They brought us all the way into Amarillo and found a new bike shop that openned the next day but managed to buy eight tubes with cash. Now we have puncture resistant tubes for the back tires that, although heavier, may take the punishment of highway 40 better than standard tubes. Lenyette and Gordon then left us in the hands of their daughter, Lenna who was a regular at a local coffee shop named 806. We soon found out that the shop was a center for around town cyclist and it felt somewhat like a cycling gang. They spoke of the group like a pack, saying that they were "50 strong now". Apparently, Amarillo isn't very biker friendly and this group has taken it upon themselves to expose cycling to the community. We heard horror stories about bikers getting run off roads, thrown at and abused but suspected that we weren't getting the whole story. Amarillo, and the greater part of Texas, doesn't have clear cut laws for cyclist therefore the group tends to free ride all over the streets which is probably enraging the motorist and inciting abuse...just my guess.
Anyway, we were trying to set up a warmshower for the night but the only guy in Amarillo was out touring St. Louis. Without asking, a guy named Drew offered up his house for us to crash in for the night. After spending time at this shop, we could tell that this was a pretty safe environment and decided to accept Drew's invitation. After tailing Drew through Amarillo at break neck speed, him on his road bike and us on our weighted down touring bikes, we arrived at this small house on the edge of the suburbs. Welcomed at the door by his two pets, American Dingos, we realized that this was going to be an interesting experience.
Turns out that Drew is a side show act, like a "carney". After dating a fire breather for five years, he took up the art of laying on a bed of nails and having ice smashed on him, motorcycles driven over him...Key West Pier sort of stuff. Of course I had to try it and that thing kills! He further explained how he is going to attempt to have a SUV driven over him in order to make it big in the side show circuit. Not my idea of a five year plan. The whole house was strange and covered in crap but we found a "safe" place on the couch and waited out the day to finally sleep. Taking over the "kids room" in the back that looked like a preschool nightmare, we huddled up in our sleeping bags and waited for daybreak. I guess if we were looking for an experience, we found one but I'm happy to say we found a hotel for tonight.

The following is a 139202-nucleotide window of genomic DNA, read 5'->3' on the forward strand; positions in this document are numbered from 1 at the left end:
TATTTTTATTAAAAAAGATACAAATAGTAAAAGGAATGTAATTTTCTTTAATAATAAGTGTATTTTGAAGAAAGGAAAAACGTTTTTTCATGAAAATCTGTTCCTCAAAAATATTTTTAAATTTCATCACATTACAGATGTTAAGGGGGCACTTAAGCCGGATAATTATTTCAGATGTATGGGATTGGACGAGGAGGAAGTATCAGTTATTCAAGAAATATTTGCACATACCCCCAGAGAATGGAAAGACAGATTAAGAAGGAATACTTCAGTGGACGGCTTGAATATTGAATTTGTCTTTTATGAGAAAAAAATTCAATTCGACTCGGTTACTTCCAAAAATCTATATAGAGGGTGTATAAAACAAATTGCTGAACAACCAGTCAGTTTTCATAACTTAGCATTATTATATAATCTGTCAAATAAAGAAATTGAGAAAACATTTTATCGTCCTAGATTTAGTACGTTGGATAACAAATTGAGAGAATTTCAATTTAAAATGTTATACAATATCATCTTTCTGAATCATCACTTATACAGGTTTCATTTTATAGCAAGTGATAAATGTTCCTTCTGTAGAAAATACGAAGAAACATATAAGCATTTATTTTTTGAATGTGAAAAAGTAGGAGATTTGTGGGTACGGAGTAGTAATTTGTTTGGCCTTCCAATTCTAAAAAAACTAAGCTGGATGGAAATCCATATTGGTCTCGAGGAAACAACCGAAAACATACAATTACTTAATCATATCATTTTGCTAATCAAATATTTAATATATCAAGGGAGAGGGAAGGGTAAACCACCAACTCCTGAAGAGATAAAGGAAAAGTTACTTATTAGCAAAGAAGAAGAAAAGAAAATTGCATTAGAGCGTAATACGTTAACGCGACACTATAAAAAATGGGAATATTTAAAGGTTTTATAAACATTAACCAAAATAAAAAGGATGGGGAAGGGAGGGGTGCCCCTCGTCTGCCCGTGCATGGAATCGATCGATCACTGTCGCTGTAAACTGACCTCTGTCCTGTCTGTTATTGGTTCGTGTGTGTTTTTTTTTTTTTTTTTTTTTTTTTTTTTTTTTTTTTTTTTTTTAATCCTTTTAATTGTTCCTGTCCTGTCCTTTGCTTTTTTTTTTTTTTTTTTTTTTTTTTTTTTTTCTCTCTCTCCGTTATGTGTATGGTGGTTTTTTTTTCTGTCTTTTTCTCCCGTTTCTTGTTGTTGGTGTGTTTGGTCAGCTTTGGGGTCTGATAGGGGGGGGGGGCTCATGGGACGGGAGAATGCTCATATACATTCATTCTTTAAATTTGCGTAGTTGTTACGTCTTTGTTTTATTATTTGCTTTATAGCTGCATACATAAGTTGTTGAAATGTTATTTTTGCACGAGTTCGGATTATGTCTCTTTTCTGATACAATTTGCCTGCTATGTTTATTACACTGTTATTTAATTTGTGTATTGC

Taking the day off, we taked around Amarillo for a while, catching a movie at the mall of only $1! Later, we had a limo pick us up from the hotel to the Big Texan, home of the 72 oz steak. The food was amazing but this was definitely a tourist spot. With more stuff on the walls than a Cracker Barrell, the place had a country trio playing music at the tables, gift shops and places to take that token tourist photo. Tomorrow we head further east to Lake McClellan making our way to Oklahoma City.

First picture is of me on the nail bed, not comfy at all. Others are of the Big Texan and proof that Texas does sell shit.

Sunday, May 30, 2010

(New) Mexico Blows.... No Really, It Does

Last night after setting up our tents after it didn't rain, we made
quick friends with our neighbors Justin and Marissa. Recent graduates